In the VSECU Blog you'll find financial and lifestyle resources to help empower possibilities for your personal success.
When you take out a loan or put charges on your credit card, you’re not just responsible for paying back the amount you have borrowed; you also have to pay interest. However, you can reduce the amount of interest you owe by making extra principal payments. How do you do that?
It seems easy and stress free to swipe the new credit card, or try to get approved for a loan to cover the big expenses. However, as easy as it seems, it’s more stressful! Racking up debt results in heftier monthly payments, and from personal experience I know that these can creep up faster than expected, sometimes leaving you with the occasional… “Where did all my money go?”
When you're injured and can't work, paying the bills can be a trick. Missing payments can ruin your credit and maybe even result in the loss of your car or your house. You can prepare for the worst by getting loan payment protection like credit life and credit disability insurance.
Negative equity. Upside down. Under water. All have a similar meaning—you owe more on your car than it’s worth. This is the last situation you want to be in after buying a vehicle. There are some common reasons you may end up upside down on your loan. Doing your research ahead of time can help you avoid buying a car that’s not worth the payments!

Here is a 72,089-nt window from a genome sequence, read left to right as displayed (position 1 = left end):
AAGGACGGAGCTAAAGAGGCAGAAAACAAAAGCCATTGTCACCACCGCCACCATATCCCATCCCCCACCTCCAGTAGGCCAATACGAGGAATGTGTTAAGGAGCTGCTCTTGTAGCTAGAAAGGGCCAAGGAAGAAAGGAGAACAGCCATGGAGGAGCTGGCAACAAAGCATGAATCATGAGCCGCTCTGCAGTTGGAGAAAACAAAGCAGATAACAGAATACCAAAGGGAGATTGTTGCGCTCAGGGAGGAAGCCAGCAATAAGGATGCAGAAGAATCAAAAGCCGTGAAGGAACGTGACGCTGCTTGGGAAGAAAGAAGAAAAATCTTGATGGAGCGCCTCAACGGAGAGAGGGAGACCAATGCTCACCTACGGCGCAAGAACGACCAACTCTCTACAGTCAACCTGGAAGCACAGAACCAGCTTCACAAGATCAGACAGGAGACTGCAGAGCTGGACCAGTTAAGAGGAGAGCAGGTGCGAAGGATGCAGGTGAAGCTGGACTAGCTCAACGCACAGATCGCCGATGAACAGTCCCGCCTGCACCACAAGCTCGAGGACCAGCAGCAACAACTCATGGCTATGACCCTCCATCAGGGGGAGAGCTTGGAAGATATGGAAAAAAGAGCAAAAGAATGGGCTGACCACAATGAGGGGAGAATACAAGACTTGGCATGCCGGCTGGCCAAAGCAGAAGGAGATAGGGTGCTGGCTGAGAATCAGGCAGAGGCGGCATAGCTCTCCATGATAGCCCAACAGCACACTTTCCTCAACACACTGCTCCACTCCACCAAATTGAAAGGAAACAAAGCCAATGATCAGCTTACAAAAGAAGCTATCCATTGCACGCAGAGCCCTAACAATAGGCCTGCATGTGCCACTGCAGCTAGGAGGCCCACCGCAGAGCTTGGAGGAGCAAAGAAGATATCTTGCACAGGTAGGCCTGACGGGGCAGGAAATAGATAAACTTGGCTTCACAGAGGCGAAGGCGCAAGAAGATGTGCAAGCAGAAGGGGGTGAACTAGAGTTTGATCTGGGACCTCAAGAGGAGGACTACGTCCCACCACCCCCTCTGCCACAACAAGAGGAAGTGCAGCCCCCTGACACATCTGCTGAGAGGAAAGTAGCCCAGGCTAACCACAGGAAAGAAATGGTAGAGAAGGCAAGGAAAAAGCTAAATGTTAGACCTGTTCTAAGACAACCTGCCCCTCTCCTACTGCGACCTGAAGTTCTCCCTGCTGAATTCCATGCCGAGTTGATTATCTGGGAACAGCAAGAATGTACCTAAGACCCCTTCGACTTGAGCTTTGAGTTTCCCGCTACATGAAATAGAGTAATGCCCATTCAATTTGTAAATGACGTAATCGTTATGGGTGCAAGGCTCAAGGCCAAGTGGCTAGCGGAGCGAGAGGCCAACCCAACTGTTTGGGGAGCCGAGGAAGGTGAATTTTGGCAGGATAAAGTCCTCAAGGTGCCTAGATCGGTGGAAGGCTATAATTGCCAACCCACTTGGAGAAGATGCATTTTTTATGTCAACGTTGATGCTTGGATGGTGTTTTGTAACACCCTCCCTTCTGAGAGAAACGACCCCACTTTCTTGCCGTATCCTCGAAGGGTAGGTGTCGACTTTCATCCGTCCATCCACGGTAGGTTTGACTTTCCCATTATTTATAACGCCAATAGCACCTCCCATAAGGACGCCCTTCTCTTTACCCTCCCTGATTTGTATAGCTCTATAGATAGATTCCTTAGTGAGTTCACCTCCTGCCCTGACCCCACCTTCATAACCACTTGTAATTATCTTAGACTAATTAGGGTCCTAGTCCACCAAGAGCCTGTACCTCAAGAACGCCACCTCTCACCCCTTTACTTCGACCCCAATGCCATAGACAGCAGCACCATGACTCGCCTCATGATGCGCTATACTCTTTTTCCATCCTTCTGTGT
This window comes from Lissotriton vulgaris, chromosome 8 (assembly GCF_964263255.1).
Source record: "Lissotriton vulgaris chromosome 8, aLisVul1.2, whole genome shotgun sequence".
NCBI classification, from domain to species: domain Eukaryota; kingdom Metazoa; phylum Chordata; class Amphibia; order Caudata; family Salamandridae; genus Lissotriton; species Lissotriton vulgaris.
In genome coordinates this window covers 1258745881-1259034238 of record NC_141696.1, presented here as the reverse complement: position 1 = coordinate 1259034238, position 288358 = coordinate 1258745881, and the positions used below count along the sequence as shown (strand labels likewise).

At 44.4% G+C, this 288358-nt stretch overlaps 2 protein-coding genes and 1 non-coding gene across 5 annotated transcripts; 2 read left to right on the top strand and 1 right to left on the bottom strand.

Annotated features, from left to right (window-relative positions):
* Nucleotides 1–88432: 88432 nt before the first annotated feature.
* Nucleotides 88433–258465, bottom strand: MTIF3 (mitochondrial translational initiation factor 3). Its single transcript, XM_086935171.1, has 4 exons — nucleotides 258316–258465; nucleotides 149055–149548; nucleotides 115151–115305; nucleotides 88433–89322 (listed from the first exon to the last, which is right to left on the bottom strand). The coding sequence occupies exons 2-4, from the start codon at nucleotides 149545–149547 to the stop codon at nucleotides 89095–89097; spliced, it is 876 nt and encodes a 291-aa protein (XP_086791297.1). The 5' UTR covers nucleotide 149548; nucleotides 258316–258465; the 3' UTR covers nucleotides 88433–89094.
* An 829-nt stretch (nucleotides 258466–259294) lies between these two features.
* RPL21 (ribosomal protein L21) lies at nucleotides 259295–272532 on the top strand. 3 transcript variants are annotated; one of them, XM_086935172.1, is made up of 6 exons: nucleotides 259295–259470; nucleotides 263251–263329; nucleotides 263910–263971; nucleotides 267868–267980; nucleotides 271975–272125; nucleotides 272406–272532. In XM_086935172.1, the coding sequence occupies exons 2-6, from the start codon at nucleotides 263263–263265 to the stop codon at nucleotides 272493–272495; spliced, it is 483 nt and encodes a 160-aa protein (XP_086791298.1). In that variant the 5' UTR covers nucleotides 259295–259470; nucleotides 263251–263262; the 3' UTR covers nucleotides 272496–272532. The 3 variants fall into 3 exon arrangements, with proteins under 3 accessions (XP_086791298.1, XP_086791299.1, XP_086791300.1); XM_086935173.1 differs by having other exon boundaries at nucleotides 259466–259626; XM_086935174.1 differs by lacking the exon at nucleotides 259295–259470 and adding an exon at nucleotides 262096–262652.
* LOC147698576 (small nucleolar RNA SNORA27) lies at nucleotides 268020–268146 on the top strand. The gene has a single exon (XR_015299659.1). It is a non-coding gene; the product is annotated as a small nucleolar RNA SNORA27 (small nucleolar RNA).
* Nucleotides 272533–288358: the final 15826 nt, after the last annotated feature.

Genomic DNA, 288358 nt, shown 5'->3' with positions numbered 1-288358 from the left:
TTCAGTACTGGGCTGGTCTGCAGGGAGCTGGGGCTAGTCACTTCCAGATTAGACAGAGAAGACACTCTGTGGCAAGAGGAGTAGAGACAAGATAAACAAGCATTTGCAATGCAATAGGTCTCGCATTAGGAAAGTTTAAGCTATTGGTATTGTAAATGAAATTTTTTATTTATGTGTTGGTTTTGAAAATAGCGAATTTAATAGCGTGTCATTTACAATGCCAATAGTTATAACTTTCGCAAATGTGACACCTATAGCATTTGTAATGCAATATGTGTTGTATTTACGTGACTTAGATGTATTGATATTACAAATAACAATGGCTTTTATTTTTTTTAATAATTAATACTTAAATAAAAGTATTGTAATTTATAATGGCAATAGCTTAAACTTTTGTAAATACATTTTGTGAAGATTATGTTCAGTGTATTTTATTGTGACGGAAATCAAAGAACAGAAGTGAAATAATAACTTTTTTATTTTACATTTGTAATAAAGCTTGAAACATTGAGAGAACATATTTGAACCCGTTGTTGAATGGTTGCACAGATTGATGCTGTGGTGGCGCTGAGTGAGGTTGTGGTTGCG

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When it comes to credit scores there are a lot of myths, which can cause consumers to make poor decisions about their credit card use. Here is a list of the most common misconceptions (and why you shouldn’t believe them):
Q: Is there more to getting approved for a loan than just A+ credit? A: Yes! Your Ratios! (debt to income ratio and unsecured ratio)
If you get a little extra cash in your paycheck from a holiday or year-end bonus, stretch it as far as you can in a way that will help you over the long term and still afford you some fun. Receiving unexpected money is a great way to get ahead financially. Whether you get 100 dollars or 1,000, there are many ways to put it to good use. So how are you going to spend your holiday bonus?
When your spouse passes away, you will have to collect legal documents, uncover and calculate your spouse’s personal debts, and determine which of your joint financial obligations now belong to you. However overwhelming it may seem, the following steps can help you gain control over your finances and protect your credit score.